As I write, the wind is howling. The weather forecast for the night is three to six inches of snow and a wind chill of -15 to -30F° (roughly -20 to -30° C). There is shore ice on Lake Ontario and Lake Erie is rapidly freezing over. Temperature is -20° C.
Sitting indoors, the weather outside invites us to reflect on sunnier climes, both here and abroad. I have been thinking about Jbel Toubkal.
As it is the highest mountain in North Africa, and, one of the most easily accessible high mountains on the entire continent, hikers and climbers flock to Jbel Toubkal. A short bus or taxi ride takes one to Imlil, a large village in the valley below the mountain.
Since I first visited Toubkal about 50 years ago, a serious tourism industry has grown up in this area. In my time, other than a stone dormitory building that the Club Alpin Français (CAF) left, there was just a village there, with villagers willing to sell you food, and muleteers offering their services to take you to the CAF huts of Neltner, De Lépiney, and Tachdirt. Today I see that a second hut exists next to the renamed Neltner, that businesses have grown up around Sidi Chamharouch, and that Imlil itself has holiday lets and lodging for tourists.
Bemoaning commercialization would be mean and selfish. There is no begrudging the living that the locals can make off of tourism. Life in the mountains is always difficult, and tourism is a great addition to the local economy.
There is no pretending that Toubkal is remote. In the seventies, a motorcycle group surprised us at Neltner, getting all the way up to the hut with their large bikes. On the other hand, the hut was never crowded in those days, and, once out of the hut, one hardly saw other hikers or climbers in the mountains.
My first visit to Neltner was in the summer of 1969, with other Peace Corps friends. Mules took our baggage up, while we walked, a good way to acclimatize.
We climbed the mountain by the gulley opposite the hut, an easy walk via a steep scree slope.
John Paulas and I had fun taking giant, gliding steps in the scree, and made it down from the summit in no time.
This is the standard walk up route, and not much of a problem for a reasonably fit person in dry weather. There are good views from the summit.
The real dangers on Toubkal are snow, ice, and bad weather. In 1970 an ill-prepared group of embassy people had a bad accident, with a member of the Turkish embassy slipping and sliding a long way down the standard route, and suffering serious injuries. Skiers can face avalanches in the winter, too.
The classic climbing route is up the west ridge, which starts at Tizi Ouanoums. I found it easy, and did it once alone, and, another time, with an Englishman whom I met at Neltner.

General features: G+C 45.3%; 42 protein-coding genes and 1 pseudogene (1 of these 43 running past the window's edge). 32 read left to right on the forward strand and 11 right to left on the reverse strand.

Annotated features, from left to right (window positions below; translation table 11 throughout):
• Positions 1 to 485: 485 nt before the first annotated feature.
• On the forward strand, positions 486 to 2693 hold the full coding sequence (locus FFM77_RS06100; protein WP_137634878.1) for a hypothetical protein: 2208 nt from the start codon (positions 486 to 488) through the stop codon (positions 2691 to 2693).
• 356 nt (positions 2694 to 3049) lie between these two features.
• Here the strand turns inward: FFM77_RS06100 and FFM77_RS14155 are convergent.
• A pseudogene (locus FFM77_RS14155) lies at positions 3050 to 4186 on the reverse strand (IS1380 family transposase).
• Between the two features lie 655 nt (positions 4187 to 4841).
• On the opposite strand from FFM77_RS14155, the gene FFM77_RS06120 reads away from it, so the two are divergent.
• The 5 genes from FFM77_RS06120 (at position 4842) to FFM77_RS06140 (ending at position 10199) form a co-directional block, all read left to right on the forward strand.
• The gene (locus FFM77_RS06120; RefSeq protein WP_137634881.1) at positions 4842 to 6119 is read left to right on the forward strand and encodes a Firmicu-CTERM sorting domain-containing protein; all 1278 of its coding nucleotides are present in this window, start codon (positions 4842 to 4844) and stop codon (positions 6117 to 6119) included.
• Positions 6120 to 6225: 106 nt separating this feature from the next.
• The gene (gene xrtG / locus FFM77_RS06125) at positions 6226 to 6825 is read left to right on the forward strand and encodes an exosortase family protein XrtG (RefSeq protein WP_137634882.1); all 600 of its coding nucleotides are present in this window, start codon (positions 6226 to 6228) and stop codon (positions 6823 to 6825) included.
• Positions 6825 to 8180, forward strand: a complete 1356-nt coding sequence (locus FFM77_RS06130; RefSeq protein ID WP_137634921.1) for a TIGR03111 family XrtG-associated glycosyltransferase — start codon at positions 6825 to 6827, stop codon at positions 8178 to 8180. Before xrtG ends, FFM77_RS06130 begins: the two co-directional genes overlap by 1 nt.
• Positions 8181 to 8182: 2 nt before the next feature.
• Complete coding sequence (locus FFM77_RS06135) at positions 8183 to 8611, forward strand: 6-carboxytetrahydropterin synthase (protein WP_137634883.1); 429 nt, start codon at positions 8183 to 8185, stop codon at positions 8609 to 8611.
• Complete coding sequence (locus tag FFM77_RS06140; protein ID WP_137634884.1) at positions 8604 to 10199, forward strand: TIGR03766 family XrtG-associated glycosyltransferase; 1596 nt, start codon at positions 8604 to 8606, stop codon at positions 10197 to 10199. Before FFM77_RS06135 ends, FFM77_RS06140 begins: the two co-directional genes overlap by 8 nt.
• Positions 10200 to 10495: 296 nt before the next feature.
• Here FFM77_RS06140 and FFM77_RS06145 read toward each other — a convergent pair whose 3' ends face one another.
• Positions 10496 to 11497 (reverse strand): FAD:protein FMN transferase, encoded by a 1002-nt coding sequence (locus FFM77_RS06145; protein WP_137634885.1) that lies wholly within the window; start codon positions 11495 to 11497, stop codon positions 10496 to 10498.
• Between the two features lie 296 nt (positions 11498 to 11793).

I do remember meeting a couple of young French climbers in Imlil on one of my visits, who complained in disappointment that the rock was rotten and that the route was not very challenging. I can understand that. The climbing is straightforward, not very exposed, and the rock could be better. With my limited skills, however, I found it enjoyable, and it is more scenic than the gulley route.
Neltner, at 3,200 meters, also served as a base for other trips: Tadat, Akioud, and hikes to the Lac d’Ifni. Tadat is a rock spur or isolated tower on Tizi n Tadat. Akioud is a ridge between Ouanoukrim and Afella that offers an easy traverse. The Lac d’Ifni is a tarn lake in the Massif of Toubkal, and is said to contain native trout. One simply follows the main valley above the hut over Tizi n Ouanoums, and down to the lake. Of course, if you don’t know where you are going you may have problems. I once stood on Tizi Ouanoums shouting at the top of my lungs to my friends Maya and Dan, who wanted to go to the Lac d’Ifni, but were heading toward Tizi n Ouagane! At least a thousand feet above them, they simply could not hear me, and there were no others on the route to set them straight. They only discovered their mistake when they found no lake at the bottom of the valley! Still they had a great time.
I ended up summiting most of the highest peaks around Neltner, all of which are easy walk ups. If you are thinking about doing it, go when there is snow on the mountains. They are parched and bleak in the summer.
I always wanted to climb Tadat, but never managed to do it, though my friend Jean-Michel Vrinat, and some other French friends with whom I climbed did it. Jean-Michel was a coopérant, who arrived in Morocco with a carload of sporting equipment (fencing foils, shotgun, etc.) which included climbing gear. I did lead this group, with friends Gilles and Sylvie Narbonne on a traverse of Akioud, which I had done by myself before, and I think that they really enjoyed it.
Akioud is an easy walk from the Neltner Hut, and, done from south to north, requires no rappelling. A rope for belaying and security is useful, but not needed for good climbers.
Finally, a trail leads to the third CAF Hut, Tachdirt, near the village and below the pass of the same name. I visited Tachdirt twice. In the spring, there was too much snow, and I think that we spent a couple of cold days in the hut before going back down.
A second time, we thought we could walk the ridges between Tizi n Tachdirt and connect to the trail to Neltner. We totally underestimated our physical condition and the difficulty involved. Having climbed from the pass to the ridge of Jbel Anrhemer, we camped out just below the ridge. I awoke sick the next morning. Climbing along the ridge, I became increasingly dehydrated, and needed water, which necessitated descending to the nearest snow patch (of which there were precious few—this was summer.) We ended up returning to Imlil, then walking the trail to Neltner, arriving in the middle of the night, in my case with the assistance of a mule for the last kilometer. What a day!
La montagne n’a pas voulu!